In addition to the weather, the supply route crossing the Ford passed between mountainous karst ridges.



This map was published in the March 2007 edition of the
Mekong Express. In the article, Gerry Frazier described the road crossing the Ford:

“On the map, we see an ‘improved’ road near the two Ban Loboy sites. The road, which enters Laos from North Vietnam a few kilometers to the north, descends a hillside, then turns west along the north bank of a stream, crosses to the south bank, and runs east again before continuing south. On the map, the road takes a ‘switchback’ turn. The main ford was at the west end of the switchback. As you go north, (up hill) you can see that the road is designated 912, and it crosses the border between
North Vietnam and Laos. Although this map does not show it, the place the road crosses the border was called Ban Karai Pass.

“Route 912 entered the Nam Ta Le River (or Xe Bang Fai, in Lao) at a spot where the water was fairly shallow, and the bottom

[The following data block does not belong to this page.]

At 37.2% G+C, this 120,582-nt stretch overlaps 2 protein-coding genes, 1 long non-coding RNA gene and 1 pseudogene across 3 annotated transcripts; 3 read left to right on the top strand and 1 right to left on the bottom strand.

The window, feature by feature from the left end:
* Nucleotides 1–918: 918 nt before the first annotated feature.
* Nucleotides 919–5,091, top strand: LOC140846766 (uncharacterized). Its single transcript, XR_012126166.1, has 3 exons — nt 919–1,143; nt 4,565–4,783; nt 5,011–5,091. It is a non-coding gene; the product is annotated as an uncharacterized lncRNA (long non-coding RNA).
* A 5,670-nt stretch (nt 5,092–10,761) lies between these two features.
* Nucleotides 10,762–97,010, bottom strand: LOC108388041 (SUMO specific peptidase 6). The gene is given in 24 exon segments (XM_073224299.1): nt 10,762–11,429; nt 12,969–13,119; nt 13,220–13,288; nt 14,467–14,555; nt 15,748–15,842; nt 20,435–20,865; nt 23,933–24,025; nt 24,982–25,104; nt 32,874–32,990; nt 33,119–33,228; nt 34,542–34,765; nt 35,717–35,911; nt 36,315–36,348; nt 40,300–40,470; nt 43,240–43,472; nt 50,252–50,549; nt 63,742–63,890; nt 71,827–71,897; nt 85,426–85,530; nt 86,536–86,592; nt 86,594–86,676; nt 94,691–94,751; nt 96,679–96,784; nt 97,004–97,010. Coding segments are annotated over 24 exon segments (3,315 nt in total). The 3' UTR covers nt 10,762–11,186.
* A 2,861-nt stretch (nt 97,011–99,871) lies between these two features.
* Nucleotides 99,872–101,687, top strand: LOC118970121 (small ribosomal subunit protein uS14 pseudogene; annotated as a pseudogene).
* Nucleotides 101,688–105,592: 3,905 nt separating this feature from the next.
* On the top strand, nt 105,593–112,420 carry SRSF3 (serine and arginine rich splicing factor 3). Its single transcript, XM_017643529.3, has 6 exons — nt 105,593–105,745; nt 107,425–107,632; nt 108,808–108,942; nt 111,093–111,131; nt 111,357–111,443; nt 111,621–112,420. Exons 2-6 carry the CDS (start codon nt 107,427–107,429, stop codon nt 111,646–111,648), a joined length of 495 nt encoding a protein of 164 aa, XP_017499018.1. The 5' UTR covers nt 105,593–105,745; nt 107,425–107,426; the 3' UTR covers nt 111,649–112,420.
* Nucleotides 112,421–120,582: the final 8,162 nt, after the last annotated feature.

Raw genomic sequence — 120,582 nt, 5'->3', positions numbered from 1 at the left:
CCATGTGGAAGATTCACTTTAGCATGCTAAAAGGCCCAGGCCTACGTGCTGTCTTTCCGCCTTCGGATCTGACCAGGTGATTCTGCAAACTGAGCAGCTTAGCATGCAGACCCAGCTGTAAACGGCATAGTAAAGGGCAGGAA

was hard enough to drive on. Trucks could cross the river in a matter of a minute or two, and continue on their way. But
the Ford was more complicated than that. The NVA engineers who maintained the road system expected attacks, and learned to deal with them in ways those WWII (and later) airmen could barely understand.”


Marcus Rhinelander, also reporting for the March 2007 edition of the
Mekong Express, visited the Ford, I believe in 2006. What caught my eye in his article was that there was a narrow karst valley south of the Ford, a place he thought would be very hard to fly through. He also mentioned an NVA headquarters cave along 912 near the Ford, along with many other caves.

I wanted to point out another fact.


You will recall this map. Geographically, our pilots dealt with a fairly confined area when dealing with the Mu Gia, Ban Karai, Ban Raving passes, the Ban Laboy Ford, and Tchepone. This region really was the centerpiece of the Ho Chi Minh Trail’s start for its long trek southward, and the region was densely populated by enemy troops and AAA weapons. One Navy OP2E Neptune pilot said, “I remember being so low you could see the bad guys.”